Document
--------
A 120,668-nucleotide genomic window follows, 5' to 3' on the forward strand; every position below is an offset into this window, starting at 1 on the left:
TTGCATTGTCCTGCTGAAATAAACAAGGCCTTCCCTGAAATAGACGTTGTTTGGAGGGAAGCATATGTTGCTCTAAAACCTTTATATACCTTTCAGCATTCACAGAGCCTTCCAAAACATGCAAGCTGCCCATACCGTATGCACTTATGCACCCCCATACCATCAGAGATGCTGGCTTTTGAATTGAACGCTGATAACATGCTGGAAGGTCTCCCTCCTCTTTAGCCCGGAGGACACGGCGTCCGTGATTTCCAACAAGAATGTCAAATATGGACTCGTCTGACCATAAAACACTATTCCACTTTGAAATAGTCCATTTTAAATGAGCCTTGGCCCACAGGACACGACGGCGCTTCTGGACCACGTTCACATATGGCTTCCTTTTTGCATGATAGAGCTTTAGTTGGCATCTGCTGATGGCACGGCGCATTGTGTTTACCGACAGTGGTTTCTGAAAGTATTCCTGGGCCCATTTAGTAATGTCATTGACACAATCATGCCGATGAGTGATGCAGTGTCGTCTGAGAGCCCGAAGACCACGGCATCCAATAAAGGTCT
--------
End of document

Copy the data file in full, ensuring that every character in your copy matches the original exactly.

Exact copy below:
A 120,668-nucleotide genomic window follows, 5' to 3' on the forward strand; every position below is an offset into this window, starting at 1 on the left:
TTGCATTGTCCTGCTGAAATAAACAAGGCCTTCCCTGAAATAGACGTTGTTTGGAGGGAAGCATATGTTGCTCTAAAACCTTTATATACCTTTCAGCATTCACAGAGCCTTCCAAAACATGCAAGCTGCCCATACCGTATGCACTTATGCACCCCCATACCATCAGAGATGCTGGCTTTTGAATTGAACGCTGATAACATGCTGGAAGGTCTCCCTCCTCTTTAGCCCGGAGGACACGGCGTCCGTGATTTCCAACAAGAATGTCAAATATGGACTCGTCTGACCATAAAACACTATTCCACTTTGAAATAGTCCATTTTAAATGAGCCTTGGCCCACAGGACACGACGGCGCTTCTGGACCACGTTCACATATGGCTTCCTTTTTGCATGATAGAGCTTTAGTTGGCATCTGCTGATGGCACGGCGCATTGTGTTTACCGACAGTGGTTTCTGAAAGTATTCCTGGGCCCATTTAGTAATGTCATTGACACAATCATGCCGATGAGTGATGCAGTGTCGTCTGAGAGCCCGAAGACCACGGCATCCAATAAAGGTCT